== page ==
Is 1P LSD Legal? Here Are the Facts


1-propionyl-lysergic acid diethylamide, commonly known as 1P LSD, is a popular alternative to the well-known substance LSD (lysergic acid diethylamide). Real LSD is the gold standard, of course, but its possession has been criminalised in most of the world for several decades.

If the history of prohibition has taught us anything, people who want something will find a way to get it, no matter what. Several alternatives have been created over the years, and 1P LSD is undoubtedly a favourite among experienced psychonauts.

1P LSD Explained

1P LSD was first formulated in 2015 and sold online as a “designer drug.” Its chemical structure is different than that of LSD, but is a functional analogue. This means that the experience and effects are nearly identical to the effects of LSD.

The reason 1P LSD and similar substances are created is to try to get around existing laws banning the possession of LSD. The different chemical structures mean it takes time for governments to update their laws to include new formulations.

Is 1P LSD Legal?

Although LSD has been illegal for a long time, the legality of its functional analogues is much less straightforward. Governments are notorious for taking a long time to update their laws, meaning some things can go undetected for a while.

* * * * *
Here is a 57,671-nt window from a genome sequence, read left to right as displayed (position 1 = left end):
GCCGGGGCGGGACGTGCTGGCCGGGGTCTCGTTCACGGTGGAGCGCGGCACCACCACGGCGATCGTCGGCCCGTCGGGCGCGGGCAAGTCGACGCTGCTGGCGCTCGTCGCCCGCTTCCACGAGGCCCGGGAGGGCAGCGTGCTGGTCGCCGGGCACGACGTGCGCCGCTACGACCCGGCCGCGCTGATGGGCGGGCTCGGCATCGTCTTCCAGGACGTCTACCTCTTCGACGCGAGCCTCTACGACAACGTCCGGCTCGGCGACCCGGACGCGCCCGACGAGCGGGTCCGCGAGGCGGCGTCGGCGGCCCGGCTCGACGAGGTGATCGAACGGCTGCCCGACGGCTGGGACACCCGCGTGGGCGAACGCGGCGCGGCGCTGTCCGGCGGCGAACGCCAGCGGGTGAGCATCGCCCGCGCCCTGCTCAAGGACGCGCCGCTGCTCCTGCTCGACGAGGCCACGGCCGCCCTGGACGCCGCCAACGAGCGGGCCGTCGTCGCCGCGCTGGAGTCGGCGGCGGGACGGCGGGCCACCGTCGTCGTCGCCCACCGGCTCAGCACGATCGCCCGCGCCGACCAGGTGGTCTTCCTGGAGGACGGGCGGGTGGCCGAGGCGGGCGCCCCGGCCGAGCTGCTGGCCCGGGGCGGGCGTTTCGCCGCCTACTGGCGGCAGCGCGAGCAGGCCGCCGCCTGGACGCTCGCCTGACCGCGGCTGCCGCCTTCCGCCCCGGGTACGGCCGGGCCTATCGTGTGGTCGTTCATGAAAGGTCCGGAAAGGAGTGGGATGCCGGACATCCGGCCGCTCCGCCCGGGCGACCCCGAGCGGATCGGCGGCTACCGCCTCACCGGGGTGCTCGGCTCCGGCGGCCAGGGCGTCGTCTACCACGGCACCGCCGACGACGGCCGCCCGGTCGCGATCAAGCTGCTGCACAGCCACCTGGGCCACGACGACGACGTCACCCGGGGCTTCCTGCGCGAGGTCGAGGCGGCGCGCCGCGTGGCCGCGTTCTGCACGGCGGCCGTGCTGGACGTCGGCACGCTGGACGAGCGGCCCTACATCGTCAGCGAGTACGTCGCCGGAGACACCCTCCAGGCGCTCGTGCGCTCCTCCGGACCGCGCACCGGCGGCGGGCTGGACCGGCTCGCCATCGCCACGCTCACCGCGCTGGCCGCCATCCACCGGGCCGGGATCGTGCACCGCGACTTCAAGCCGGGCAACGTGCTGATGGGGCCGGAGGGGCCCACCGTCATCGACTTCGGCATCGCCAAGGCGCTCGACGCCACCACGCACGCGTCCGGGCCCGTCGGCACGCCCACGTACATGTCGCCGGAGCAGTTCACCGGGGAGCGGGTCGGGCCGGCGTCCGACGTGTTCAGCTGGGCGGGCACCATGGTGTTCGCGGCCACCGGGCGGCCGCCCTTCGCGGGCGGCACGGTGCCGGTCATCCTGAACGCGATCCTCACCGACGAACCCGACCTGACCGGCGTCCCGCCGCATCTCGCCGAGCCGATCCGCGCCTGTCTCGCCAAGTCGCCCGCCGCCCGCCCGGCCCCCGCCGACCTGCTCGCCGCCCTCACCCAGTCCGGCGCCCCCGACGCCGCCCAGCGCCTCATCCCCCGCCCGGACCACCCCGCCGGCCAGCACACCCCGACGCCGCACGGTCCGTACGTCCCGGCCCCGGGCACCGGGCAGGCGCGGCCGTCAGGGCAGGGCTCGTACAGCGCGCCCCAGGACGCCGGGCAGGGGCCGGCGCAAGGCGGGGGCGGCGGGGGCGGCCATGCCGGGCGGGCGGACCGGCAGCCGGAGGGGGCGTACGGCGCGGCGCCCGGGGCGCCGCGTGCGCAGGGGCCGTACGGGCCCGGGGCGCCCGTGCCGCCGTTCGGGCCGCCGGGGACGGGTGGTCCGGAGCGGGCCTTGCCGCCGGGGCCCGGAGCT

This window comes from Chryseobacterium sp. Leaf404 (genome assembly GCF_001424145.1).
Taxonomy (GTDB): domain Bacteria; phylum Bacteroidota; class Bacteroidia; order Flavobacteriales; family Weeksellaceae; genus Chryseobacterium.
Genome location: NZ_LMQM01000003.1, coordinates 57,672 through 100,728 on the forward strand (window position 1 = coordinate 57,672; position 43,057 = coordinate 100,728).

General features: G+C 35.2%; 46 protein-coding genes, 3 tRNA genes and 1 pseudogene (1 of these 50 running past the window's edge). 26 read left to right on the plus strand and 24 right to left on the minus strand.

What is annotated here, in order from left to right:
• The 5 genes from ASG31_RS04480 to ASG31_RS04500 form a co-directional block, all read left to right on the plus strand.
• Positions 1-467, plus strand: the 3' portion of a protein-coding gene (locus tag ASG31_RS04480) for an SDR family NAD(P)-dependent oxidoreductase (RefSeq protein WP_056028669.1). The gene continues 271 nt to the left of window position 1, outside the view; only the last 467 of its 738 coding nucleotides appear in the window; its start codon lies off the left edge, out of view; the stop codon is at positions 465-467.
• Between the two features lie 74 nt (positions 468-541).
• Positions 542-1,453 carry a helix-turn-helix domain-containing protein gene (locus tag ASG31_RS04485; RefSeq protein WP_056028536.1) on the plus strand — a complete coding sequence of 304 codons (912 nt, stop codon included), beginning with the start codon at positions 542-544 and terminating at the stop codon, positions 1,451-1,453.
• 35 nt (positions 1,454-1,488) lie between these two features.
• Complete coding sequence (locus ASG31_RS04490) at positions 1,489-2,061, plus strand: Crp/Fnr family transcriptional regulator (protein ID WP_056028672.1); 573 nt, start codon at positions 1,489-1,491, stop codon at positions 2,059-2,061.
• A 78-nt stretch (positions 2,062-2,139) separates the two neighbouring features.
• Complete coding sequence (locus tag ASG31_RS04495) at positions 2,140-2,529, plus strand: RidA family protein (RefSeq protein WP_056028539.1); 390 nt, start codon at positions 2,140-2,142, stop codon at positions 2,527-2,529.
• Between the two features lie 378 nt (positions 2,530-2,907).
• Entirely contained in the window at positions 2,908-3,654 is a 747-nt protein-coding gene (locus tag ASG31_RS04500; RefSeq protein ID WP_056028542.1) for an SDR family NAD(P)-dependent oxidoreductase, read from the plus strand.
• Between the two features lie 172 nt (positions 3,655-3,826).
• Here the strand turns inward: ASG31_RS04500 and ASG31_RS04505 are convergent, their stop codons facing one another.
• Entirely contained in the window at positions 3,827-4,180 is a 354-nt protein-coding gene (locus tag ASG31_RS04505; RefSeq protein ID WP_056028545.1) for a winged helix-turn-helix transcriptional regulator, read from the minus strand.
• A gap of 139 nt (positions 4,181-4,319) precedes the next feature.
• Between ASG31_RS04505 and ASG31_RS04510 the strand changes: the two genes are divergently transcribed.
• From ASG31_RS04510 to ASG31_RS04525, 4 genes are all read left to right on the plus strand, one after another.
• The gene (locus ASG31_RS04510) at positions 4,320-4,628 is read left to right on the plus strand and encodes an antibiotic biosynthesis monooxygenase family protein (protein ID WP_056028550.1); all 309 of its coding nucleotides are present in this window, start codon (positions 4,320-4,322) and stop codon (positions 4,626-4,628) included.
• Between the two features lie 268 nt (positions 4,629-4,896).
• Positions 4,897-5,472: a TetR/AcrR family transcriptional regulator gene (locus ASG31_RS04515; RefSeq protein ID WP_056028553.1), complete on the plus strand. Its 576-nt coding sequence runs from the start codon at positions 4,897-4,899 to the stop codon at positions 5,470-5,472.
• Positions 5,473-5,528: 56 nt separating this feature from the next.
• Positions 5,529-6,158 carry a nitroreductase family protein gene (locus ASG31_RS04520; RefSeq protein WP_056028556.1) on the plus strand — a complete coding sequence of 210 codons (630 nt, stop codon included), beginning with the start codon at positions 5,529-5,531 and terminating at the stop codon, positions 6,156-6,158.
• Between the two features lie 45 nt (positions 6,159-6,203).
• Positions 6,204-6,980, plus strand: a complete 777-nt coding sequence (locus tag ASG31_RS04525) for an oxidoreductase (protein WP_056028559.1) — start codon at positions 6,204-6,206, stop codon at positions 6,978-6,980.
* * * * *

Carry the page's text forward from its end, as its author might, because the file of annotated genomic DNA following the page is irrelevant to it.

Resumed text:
There are different levels of legality 1P LSD falls under, depending on the country. It can be considered entirely illegal, unscheduled unless for human consumption, or unscheduled with no restrictions. There are slight variations in specific countries, but it generally falls into those three categories.

When it comes to the EU, member countries typically fall into one of two categories. Most countries allow the sale and possession of 1P LSD unless it is for human consumption. A few countries outright ban it, but not nearly as many as you’d expect.

Laws by Country

The easiest way to explain the legality of 1P LSD in the EU is to list the countries in which it’s fully prohibited. It is illegal for any purpose in Croatia, the Czech Republic, Denmark, Estonia, France, Latvia, Lithuania, Romania, and Sweden. The other European countries in which it’s completely banned are the UK, Norway, and Switzerland.

Almost every other country in the EU does place some restrictions on 1P LSD. These restrictions generally only apply to the sale of 1P LSD for human consumption, but they can vary slightly. Germany, for example, only allows 1P LSD for use in industrial or scientific applications.

Why Isn’t it Illegal?

Laws are very broad and strict regarding what is allowed to be sold for human consumption. They are much less strict regarding what people can possess, especially if there’s a valid reason for their possession.

1P LSD and similar substances, such as LSZ, are considered research chemicals. Therefore, they can be sold and possessed for research purposes. Aside from Germany, which requires a professional setting, there is no restriction on who can research 1P LSD.

Of course, this isn’t true everywhere, as evidenced by the banned country list, but it’s why many countries allow its sale and possession. Other countries might ban it in the future, but for now, a large portion of the EU looks the other way if there’s no proof of intent to consume.

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